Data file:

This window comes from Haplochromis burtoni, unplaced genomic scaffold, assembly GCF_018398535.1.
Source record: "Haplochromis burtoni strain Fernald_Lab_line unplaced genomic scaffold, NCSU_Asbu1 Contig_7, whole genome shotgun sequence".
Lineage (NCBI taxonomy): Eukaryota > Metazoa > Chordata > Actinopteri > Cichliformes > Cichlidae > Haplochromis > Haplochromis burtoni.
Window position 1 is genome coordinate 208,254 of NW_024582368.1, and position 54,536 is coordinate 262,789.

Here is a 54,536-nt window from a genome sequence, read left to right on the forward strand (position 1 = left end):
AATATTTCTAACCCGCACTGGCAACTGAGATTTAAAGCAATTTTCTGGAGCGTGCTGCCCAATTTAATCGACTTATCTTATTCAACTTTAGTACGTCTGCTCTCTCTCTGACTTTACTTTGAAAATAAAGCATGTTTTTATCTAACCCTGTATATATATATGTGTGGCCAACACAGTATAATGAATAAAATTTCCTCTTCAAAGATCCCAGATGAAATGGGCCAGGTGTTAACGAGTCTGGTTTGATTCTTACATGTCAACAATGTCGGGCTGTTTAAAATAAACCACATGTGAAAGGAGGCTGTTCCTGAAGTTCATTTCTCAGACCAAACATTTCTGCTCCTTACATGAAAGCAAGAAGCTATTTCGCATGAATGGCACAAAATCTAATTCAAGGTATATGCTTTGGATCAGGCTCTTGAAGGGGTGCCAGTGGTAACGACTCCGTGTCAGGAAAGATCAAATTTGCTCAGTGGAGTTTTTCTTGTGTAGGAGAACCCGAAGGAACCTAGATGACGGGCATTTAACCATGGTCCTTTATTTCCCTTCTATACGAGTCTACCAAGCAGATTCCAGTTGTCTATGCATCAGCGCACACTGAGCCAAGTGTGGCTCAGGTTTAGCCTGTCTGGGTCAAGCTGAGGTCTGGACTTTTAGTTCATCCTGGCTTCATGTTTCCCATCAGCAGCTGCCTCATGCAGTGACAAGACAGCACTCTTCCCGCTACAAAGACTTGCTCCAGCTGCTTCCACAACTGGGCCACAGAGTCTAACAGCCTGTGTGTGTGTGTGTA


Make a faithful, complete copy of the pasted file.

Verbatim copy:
This window comes from Haplochromis burtoni, unplaced genomic scaffold, assembly GCF_018398535.1.
Source record: "Haplochromis burtoni strain Fernald_Lab_line unplaced genomic scaffold, NCSU_Asbu1 Contig_7, whole genome shotgun sequence".
Lineage (NCBI taxonomy): Eukaryota > Metazoa > Chordata > Actinopteri > Cichliformes > Cichlidae > Haplochromis > Haplochromis burtoni.
Window position 1 is genome coordinate 208,254 of NW_024582368.1, and position 54,536 is coordinate 262,789.

Here is a 54,536-nt window from a genome sequence, read left to right on the forward strand (position 1 = left end):
AATATTTCTAACCCGCACTGGCAACTGAGATTTAAAGCAATTTTCTGGAGCGTGCTGCCCAATTTAATCGACTTATCTTATTCAACTTTAGTACGTCTGCTCTCTCTCTGACTTTACTTTGAAAATAAAGCATGTTTTTATCTAACCCTGTATATATATATGTGTGGCCAACACAGTATAATGAATAAAATTTCCTCTTCAAAGATCCCAGATGAAATGGGCCAGGTGTTAACGAGTCTGGTTTGATTCTTACATGTCAACAATGTCGGGCTGTTTAAAATAAACCACATGTGAAAGGAGGCTGTTCCTGAAGTTCATTTCTCAGACCAAACATTTCTGCTCCTTACATGAAAGCAAGAAGCTATTTCGCATGAATGGCACAAAATCTAATTCAAGGTATATGCTTTGGATCAGGCTCTTGAAGGGGTGCCAGTGGTAACGACTCCGTGTCAGGAAAGATCAAATTTGCTCAGTGGAGTTTTTCTTGTGTAGGAGAACCCGAAGGAACCTAGATGACGGGCATTTAACCATGGTCCTTTATTTCCCTTCTATACGAGTCTACCAAGCAGATTCCAGTTGTCTATGCATCAGCGCACACTGAGCCAAGTGTGGCTCAGGTTTAGCCTGTCTGGGTCAAGCTGAGGTCTGGACTTTTAGTTCATCCTGGCTTCATGTTTCCCATCAGCAGCTGCCTCATGCAGTGACAAGACAGCACTCTTCCCGCTACAAAGACTTGCTCCAGCTGCTTCCACAACTGGGCCACAGAGTCTAACAGCCTGTGTGTGTGTGTGTA